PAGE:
Sunday, 29 July 2018

The Kindergarten Teacher: NZIFF Review

The Kindergarten Teacher: NZIFF Review

Based on the film Haganenet by Nadav Lapid, Maggie Gyllenhaal stars as Lisa Spinelli, an adrift kindergarten teacher in this rather odd piece that veers creepily into territory that's unsettling.

Unhappy with her kids refusing to eat dinner as family, with one who would rather use Instagram to further her once burgeoning photo career and flailing in her poetry class, Spinelli finds her life changed one day thanks to five-year-old Joe (Parker Sevak).

Joe appears to spontaneously erupt into poetry, and Spinelli, sensing there's more here, decides to nurture him after taking one of his poems, reciting it in class and receiving accolades.

But she spirals further into pursuing his talent, what emerges is dangerously close to obsession.
The Kindergarten Teacher: NZIFF Review

The Kindergarten Teacher is an odd watch at times, with Spinelli's behaviour seeming borderline unsettling in its naivete and its execution.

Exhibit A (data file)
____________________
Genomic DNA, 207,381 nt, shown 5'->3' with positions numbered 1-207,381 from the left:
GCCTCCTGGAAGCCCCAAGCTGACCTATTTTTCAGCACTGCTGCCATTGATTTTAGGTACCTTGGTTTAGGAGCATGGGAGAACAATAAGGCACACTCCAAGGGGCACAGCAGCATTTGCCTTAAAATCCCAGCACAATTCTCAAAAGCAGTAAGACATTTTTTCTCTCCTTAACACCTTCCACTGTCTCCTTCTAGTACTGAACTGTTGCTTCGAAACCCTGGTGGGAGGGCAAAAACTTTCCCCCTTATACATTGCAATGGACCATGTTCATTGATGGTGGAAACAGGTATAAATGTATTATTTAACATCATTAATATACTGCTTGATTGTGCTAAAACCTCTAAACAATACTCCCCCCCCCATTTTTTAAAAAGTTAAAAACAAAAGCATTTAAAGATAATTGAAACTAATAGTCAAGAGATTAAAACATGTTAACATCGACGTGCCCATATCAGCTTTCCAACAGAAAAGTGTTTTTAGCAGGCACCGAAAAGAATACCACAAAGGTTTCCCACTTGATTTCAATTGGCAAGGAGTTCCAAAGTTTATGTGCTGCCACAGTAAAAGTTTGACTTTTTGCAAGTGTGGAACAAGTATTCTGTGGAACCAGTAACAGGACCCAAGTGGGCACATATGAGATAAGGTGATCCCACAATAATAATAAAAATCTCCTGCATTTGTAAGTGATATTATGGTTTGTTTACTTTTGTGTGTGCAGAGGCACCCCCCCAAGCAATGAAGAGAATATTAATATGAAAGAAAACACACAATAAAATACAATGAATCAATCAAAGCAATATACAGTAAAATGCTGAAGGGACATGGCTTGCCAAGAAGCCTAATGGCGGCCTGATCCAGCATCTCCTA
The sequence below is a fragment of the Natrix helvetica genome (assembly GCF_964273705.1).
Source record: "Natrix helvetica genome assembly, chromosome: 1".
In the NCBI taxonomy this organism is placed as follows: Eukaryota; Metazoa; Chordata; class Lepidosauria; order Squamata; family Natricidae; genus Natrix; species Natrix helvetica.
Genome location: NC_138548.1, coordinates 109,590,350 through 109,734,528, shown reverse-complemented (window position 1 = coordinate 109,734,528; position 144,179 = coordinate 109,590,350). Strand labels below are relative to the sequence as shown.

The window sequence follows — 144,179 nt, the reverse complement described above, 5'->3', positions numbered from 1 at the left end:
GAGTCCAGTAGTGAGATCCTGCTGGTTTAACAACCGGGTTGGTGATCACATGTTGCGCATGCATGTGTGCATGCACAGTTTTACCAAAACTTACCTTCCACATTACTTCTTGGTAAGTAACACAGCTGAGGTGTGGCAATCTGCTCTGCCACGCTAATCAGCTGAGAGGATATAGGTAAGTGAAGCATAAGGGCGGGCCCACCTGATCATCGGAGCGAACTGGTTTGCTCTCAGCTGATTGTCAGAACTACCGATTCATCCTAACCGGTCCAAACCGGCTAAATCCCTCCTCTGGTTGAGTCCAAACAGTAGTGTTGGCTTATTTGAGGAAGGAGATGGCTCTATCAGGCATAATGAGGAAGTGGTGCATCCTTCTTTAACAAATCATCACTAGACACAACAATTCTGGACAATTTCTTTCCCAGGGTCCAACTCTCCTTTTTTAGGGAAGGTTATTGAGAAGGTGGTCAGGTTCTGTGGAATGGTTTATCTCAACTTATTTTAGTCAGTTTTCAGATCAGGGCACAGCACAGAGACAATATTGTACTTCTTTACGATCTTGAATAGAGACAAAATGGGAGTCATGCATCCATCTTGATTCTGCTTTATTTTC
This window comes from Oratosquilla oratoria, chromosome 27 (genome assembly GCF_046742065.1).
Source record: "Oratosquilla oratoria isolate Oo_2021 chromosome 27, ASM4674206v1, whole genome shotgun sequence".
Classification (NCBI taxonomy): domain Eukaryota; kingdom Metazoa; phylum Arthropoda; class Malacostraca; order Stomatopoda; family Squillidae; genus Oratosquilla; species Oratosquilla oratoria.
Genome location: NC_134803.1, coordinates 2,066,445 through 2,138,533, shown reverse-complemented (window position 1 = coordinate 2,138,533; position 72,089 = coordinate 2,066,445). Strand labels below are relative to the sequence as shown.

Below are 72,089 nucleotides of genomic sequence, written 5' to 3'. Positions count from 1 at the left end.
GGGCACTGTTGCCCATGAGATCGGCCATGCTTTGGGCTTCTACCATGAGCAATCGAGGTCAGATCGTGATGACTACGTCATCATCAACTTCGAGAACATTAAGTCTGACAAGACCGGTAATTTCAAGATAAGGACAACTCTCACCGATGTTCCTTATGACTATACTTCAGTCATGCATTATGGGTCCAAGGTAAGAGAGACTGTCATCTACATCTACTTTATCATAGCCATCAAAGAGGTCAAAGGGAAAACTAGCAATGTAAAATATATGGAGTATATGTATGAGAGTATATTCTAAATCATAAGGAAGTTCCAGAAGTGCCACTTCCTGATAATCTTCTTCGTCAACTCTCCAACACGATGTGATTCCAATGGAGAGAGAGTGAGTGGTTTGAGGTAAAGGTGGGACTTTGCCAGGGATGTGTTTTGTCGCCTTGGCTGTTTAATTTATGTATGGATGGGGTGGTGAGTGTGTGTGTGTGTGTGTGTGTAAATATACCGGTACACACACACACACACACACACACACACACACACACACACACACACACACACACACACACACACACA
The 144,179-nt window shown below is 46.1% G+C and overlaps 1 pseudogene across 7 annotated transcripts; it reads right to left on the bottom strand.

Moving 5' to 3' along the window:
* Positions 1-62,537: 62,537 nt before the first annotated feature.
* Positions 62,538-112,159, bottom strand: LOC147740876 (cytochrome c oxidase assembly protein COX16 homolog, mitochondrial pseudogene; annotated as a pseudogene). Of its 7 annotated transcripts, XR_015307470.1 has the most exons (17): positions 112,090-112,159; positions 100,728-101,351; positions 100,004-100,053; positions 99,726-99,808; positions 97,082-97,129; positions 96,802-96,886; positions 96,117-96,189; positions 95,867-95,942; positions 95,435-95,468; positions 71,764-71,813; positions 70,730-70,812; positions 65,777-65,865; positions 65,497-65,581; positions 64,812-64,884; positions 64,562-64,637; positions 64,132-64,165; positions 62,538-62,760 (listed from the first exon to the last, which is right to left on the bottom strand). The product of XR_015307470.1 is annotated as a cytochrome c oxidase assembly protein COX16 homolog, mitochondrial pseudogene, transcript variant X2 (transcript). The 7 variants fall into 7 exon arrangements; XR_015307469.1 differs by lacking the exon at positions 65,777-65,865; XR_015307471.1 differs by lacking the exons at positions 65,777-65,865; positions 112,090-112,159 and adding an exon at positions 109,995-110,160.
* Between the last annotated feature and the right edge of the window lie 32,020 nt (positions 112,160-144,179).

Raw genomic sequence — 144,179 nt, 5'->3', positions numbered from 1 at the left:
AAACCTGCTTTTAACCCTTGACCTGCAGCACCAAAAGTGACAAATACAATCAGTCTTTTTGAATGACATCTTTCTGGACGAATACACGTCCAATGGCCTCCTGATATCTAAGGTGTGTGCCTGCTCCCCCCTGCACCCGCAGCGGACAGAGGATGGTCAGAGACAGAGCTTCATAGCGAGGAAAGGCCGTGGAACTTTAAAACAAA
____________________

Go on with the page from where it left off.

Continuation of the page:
And while there are definitely questions over Spinelli's actions, there are no questions over Gyllenhaal's performance as she descends. Committed, human and with subtle changes as the film goes on, Gyllenhaal imbues her character with the signs of some kind of breakdown and innate sadness.

It's hard to keep a film like this ambiguous without the audience becoming ambivalent, and while some moments border very closely to steering the film in a direction where you don't want it to go, Gyllenhaal and to a lesser extent, Sevak, manage to keep it just on the right side of uncertain.

"This world is going to erase you" is just heartbreaking to hear and when the frustration behind this is expanded further, Gyllenhaal gives Spinelli soul and a reason for her growing insanity - sadly, it's all too reflected in the modern world and in Spinelli's children.

In a weird way, The Kindergarten Teacher does feel like a psychological horror wrapped up in a drama, as the edges and lines become blurred - but as a subtle portrait of a breakdown and potentially, abuse, it perhaps works better.

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